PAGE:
Geeklog: What I Learnt Today / Adam

Enabling DKIM to improve email delivery

> Was experiencing some issues with emails sent from a customers server not being received. Sender Policy Framework records (SPF) seem not to make that much difference in this case. Eventually set up Domain Keys Identified Mail so that emails sent are signed by the server as a sort of proof of origin. Which seems to be helping so far. Its not immediately evident, in my email clients at least, that DKIM is setup you can read through the email headers and you get something like this

DKIM-Signature: v=1; a=rsa-sha256; c=relaxed/relaxed;
 d=TPC456.onmicrosoft.com; s=selector1-colin-co-uk0k;
but I found you can tell if an email is signed in gmail quite easily, if you look at a message then click the down arrow next to that shows you something like this

from:    Colin Example 
to:    Adam 
date:    2 November 2016 at 16:58
subject:    Re: wow is it really?
Signed by:    coldfusionisalive.com
The signed by bit indicates that the email is signed by the coldfusionisalive.com server so you can be somewhat reassured that the email does come from the right server rather than a spammer. Found that most of my email addresses have DKIM set up without me doing anything which is nice.
If you find yourself setting up DKIM or want to check its not setup wrong on your mail server you can also send a test email using that account to check-auth@verifier.port25.com and they very nicely send you something back with a summary like this

Summary of Results
SPF check:          pass
DomainKeys check:   pass
DKIM check:         fail
SpamAssassin check: ham
and lots of details which was very useful. I was setting it up on a old server where it wasn't just a tick box and it took me many attempts before I got it all to hang to together and the signing to validate successfully. (Canonicalization was what the last thing I was tripping up over in my opendkim.conf)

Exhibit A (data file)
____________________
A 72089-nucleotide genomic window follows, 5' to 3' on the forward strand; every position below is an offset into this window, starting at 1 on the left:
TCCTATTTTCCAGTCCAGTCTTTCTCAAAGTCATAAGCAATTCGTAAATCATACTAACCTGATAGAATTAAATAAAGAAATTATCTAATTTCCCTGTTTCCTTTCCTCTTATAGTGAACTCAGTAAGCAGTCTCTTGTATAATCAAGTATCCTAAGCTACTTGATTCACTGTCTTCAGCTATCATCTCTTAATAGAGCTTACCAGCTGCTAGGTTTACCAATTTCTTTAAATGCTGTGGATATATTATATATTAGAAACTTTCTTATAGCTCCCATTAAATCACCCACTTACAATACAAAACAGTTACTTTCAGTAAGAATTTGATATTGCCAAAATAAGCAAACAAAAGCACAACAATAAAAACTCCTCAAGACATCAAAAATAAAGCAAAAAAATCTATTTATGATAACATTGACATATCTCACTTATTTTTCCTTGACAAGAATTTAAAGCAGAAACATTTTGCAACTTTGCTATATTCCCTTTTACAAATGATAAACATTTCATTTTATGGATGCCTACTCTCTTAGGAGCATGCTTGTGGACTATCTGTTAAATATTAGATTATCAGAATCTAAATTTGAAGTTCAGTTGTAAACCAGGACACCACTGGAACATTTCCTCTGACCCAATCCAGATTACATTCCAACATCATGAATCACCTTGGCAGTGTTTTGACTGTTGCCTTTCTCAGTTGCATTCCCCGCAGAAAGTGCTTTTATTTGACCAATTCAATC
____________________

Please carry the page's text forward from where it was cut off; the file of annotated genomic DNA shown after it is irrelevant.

Once you have SPF and DKIM setup you can then go on to set DMARC which gives you some reporting on whatis happening when your emails reach bigger mail hosts like googlemail and outlook. It also provides a way of you instructing the receiving mail server to what to do if the mail sent to them fails to pass DKIM or SPF checks. There is quite a lot to a DMARC record the best explanation I found was this one https://support.google.com/a/answer/2466563?hl=en. I ended up with something like this:

_dmarc.example.com TXT v=DMARC1; p=none; rua=mailto:dmarc@example.com
so I'm not telling receiving servers to do anything other than report to an email address. After a while and as my understanding increases I'll probably instruct it to do more possibly breaking actions (quarantine, reject)
None of this really improves the security of email its still at some point being sent in plain text but it does give a receiving mail server another method of verifying that the email its received is legitimately from who it says it is. So in the end is making it more difficult for someone to send emails pretending to be from you.

/ Adam

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